My only regret with this book is that it took me so long to read it.
Edward Curtis was a photographer in the very early days of photography. Apprenticed as a photographer in St. Paul, Minnesota, he later moved to Seattle and became interested in photographing Native Americans. He was often and long supported by Theodore Roosevelt and trusted by many Native Americans who gave him access to their daily lives and rituals, which he documented with his cameras. His book, The North American Indian (backed financially by J.P. Morgan) was to become almost the definitive work on America’s Natives and would span twenty volumes and remains one of the only records of the early Native Americans. Curtis also is credited with making the first “narrative documentary” film (In the Land of the Headhunters aka In the Land of the War Canoes).
Author Timothy Egan has clearly done his research in preparation for this book as he follows Curtis’ travels quite closely and draws from multiple sources to suggest attitudes and motivations.
I was touched by the way so many Native American tribes welcomed Curtis and allowed him to document some of their most private ceremonies in addition to their daily lives. And I was caught up with Curtis’s drive and motivation. He definitely moved swiftly and his motivation was high when he had the full support of Roosevelt and/or Morgan, but when times were tough and lean (and they were, especially near the end of his life) his interest was strong enough that he looked for ways to continue with his work. He was almost as much a salesman as a photographer (which, unfortunately, is often the case).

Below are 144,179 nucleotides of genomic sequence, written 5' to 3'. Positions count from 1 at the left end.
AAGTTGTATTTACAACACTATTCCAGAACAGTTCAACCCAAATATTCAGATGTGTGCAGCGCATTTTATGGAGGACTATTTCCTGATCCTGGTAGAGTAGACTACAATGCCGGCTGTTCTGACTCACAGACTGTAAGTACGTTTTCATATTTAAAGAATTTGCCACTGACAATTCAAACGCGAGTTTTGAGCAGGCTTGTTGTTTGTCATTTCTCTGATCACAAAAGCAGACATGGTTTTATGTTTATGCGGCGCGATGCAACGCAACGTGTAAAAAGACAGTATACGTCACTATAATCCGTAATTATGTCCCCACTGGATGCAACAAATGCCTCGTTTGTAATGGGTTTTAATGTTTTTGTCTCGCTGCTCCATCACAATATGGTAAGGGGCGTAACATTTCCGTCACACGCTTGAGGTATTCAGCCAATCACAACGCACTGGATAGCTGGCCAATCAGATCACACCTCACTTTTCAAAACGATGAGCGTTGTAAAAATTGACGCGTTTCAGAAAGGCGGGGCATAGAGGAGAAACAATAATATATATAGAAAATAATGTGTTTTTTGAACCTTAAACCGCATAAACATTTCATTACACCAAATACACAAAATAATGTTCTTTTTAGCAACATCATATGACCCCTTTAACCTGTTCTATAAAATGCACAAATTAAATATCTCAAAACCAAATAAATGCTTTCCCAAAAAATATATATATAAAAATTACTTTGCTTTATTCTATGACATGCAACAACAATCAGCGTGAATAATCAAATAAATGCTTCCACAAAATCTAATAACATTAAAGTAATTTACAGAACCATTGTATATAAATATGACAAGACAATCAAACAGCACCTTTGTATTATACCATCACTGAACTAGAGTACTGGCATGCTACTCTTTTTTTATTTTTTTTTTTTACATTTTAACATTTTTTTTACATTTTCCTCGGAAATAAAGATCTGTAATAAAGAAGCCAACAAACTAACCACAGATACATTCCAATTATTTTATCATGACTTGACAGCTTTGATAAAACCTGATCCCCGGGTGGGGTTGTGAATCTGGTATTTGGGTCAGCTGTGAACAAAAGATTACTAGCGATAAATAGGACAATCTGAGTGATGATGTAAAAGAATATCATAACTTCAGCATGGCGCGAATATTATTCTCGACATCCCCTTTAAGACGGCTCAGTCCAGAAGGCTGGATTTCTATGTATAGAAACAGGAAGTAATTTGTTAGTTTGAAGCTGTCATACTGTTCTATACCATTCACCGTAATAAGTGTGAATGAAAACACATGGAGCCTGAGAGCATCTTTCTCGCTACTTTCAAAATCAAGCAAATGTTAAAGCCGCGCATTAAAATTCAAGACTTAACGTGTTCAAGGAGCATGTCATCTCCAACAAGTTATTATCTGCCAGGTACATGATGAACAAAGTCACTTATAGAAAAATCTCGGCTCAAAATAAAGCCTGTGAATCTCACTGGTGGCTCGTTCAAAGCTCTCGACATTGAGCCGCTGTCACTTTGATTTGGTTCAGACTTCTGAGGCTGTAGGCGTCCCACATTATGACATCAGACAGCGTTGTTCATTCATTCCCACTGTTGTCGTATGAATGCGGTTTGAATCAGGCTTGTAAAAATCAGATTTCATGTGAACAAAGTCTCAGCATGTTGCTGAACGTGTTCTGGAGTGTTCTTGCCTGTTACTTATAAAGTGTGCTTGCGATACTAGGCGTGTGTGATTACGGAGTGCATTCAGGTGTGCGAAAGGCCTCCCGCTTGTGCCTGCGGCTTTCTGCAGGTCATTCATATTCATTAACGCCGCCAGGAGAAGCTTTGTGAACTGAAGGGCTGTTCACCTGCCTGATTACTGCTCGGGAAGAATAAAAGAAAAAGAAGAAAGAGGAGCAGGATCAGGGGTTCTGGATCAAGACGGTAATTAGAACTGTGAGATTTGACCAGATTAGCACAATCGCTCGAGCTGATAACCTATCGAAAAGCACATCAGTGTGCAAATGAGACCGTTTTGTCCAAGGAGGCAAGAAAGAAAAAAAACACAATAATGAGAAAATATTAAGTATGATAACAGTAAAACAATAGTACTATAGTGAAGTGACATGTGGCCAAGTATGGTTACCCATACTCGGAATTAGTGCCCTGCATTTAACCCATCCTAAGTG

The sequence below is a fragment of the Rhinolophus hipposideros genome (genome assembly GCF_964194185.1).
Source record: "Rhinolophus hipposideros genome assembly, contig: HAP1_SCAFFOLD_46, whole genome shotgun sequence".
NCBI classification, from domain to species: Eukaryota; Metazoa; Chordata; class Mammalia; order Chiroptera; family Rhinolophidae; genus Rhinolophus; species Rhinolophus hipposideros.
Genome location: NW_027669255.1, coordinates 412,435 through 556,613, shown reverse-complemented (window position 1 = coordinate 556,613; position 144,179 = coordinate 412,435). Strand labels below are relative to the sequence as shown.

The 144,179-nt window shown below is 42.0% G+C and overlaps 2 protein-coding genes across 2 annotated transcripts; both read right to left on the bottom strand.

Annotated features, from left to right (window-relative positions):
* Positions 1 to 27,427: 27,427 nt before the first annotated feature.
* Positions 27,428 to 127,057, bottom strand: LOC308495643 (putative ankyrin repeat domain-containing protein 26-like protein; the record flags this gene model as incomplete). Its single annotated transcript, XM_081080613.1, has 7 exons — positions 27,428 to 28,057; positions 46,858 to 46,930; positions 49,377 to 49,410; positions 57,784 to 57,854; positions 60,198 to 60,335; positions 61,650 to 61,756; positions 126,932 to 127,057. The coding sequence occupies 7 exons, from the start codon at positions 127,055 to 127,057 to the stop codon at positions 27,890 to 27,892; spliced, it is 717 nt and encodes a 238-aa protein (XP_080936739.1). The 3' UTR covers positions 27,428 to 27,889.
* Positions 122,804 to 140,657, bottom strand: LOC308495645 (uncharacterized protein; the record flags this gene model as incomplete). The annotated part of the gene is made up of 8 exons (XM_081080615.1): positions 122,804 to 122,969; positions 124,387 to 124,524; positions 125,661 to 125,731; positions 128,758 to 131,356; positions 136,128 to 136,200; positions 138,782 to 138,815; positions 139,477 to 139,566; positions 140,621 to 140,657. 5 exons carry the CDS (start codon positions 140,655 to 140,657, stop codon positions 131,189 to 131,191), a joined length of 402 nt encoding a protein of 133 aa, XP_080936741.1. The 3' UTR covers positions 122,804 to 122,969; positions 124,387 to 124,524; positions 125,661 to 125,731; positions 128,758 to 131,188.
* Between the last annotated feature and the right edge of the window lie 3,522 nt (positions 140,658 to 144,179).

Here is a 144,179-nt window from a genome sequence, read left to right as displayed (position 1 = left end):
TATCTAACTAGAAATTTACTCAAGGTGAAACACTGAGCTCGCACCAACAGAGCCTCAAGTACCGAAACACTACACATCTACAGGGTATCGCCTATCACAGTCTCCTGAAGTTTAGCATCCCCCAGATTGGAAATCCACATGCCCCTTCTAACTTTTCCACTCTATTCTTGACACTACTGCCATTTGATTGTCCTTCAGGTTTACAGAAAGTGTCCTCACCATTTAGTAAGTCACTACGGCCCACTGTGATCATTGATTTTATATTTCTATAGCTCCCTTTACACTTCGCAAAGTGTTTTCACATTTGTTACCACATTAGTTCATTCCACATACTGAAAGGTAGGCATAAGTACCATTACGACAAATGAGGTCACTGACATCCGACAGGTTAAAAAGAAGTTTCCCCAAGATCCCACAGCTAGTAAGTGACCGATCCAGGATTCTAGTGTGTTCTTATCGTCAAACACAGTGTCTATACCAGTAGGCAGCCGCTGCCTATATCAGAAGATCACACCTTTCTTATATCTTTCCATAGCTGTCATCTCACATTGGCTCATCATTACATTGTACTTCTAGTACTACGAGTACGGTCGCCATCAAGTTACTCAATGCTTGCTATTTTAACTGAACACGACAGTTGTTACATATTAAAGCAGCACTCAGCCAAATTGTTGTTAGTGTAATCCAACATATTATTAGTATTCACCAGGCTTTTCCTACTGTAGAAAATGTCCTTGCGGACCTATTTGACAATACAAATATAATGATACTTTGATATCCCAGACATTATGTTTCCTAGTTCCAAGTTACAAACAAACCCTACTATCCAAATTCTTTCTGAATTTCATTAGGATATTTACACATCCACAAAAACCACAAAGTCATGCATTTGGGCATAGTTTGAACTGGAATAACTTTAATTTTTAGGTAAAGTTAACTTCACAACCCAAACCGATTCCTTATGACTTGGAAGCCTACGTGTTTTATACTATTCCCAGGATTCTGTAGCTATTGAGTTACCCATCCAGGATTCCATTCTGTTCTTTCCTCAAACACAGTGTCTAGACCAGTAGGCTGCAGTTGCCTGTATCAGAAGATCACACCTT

In so many ways, it seems that Curtis was so passionate about creating his masterpiece – the twenty-volume The North American Indian – that it was his down-fall. He spent so much time , energy, and money on it, to get as complete and perfect as possible, that he ignored too many other things in his life.
Egan does point out that Curtis did sometimes stage his photos. We seem to think of this as somewhat of a cardinal sin today (despite the fact that so many photographers now ‘photoshop’ their pictures), but we don’t take in to account the quality of the equipment or the speed in which photos were taken around the turn of the century. Those weren’t ‘point and shoot’ days.
My Kindle ARC copy of the book did include some photographs, though I wished there more – what was there was impressive, but it only scratched the surface of what exists as Curtis’s collection.
I very much liked Egan’s research and narrative here. I found the subject of Edward Curtis quite fascinating, and his subject – the ‘Indians’ of North America are still an under-represented people in our history books.
This deserves reading.
Looking for a good book? Short Nights of the Shadow Catcher by Timothy Egan is a remarkable history/biography of Edward Curtis – a photographer who documented Native Americans at the turn of the twentieth century.
I received a digital copy of this book from the publisher, through Netgalley, in exchange for an honest review.
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Short Nights of the Shadow Catcher: The Epic Life and Immortal Photographs of Edward Curtis
author: Timothy Egan
publisher: Mifflin Harcourt
hardcover, 370 pages